Miller Unpacks U.S.-South Korean Relations
In an article for Al Jazeera, EWI Senior Fellow Jonathan Berkshire Miller weighed in on the state of South Korea-U.S. relations ahead of U.S. President Trump's meeting with South Korean President Moon Jae-in later this week in Washington.
The geopolitical backdrop of Moon's visit is framed around an increasingly provocative regime in North Korea and an administration in the U.S. that seems focused on forcibly changing the calculus of Pyongyang's decision to develop and maintain a nuclear weapons program. The stakes will be especially high because Moon—a progressive with dovish tendencies towards Pyongyang—is looking to demonstrate unity with President Trump without sacrificing his own policy goals of engaging the North diplomatically. There are also valid concerns in Seoul on Trump's protectionist rhetoric and his desire to amend—or maybe even withdraw from—the U.S.-Korea Free Trade Agreement.
During Moon's election campaign, his rivals from both the conservative and progressive sides launched salvos at him outlining his dubious approach to dealing with North Korea and his sceptical take on the U.S.-South Korea alliance remaining at the core of Seoul's security ethos. They questioned Moon's flip-flopping on the deployment of the Terminal High Altitude Area Defense (THAAD) anti-missile system in South Korea and his pledge to "review" the decision.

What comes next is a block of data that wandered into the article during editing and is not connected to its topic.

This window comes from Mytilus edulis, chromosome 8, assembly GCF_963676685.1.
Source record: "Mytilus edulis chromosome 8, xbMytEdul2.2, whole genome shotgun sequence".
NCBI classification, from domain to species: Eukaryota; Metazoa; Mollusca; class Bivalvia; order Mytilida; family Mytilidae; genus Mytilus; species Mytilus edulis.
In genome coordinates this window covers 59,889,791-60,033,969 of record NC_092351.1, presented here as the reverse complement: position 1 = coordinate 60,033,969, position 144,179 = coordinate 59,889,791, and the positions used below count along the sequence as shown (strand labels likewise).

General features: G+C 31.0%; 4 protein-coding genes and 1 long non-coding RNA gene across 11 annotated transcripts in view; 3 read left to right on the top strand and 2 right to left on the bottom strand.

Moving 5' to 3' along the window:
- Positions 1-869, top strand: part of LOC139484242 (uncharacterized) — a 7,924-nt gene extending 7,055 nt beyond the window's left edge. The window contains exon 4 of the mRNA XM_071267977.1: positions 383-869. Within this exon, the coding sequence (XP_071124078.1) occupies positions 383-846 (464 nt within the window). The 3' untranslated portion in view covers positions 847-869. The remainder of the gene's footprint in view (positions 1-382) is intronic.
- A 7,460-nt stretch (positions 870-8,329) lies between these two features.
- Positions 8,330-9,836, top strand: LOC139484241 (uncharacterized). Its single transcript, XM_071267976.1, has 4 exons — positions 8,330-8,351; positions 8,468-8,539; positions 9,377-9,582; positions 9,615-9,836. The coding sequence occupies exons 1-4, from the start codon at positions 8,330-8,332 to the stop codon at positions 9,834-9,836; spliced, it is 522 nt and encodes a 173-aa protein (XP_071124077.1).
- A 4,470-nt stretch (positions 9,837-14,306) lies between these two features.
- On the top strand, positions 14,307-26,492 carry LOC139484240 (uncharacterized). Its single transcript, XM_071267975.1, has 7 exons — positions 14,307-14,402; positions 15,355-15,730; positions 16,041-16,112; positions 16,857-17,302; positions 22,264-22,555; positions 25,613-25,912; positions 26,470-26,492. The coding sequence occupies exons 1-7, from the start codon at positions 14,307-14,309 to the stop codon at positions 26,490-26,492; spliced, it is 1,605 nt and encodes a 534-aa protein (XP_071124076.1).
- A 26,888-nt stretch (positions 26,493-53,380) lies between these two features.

Despite THAAD being already deployed and operational, Moon has now made good in some sense on that pledge through his suspension—pending a probe's findings—on the deployment of an additional four missile launchers (there are already two launchers active and operational).
Washington's position, before the Moon-Trump meeting, is that Seoul's change of heart on THAAD is not only upsetting the operational effectiveness of the missile defence system (which is aimed to both defend South Korea and the more than 30,000 US troops in the country) but also is simultaneously weakening the credibility of the deterrence value of the US-Korea alliance. Moreover, some reports have indicated that Trump himself is "furious" over Moon's decision to suspend the full deployment of the launchers.
Read the full article here at Al Jazeera.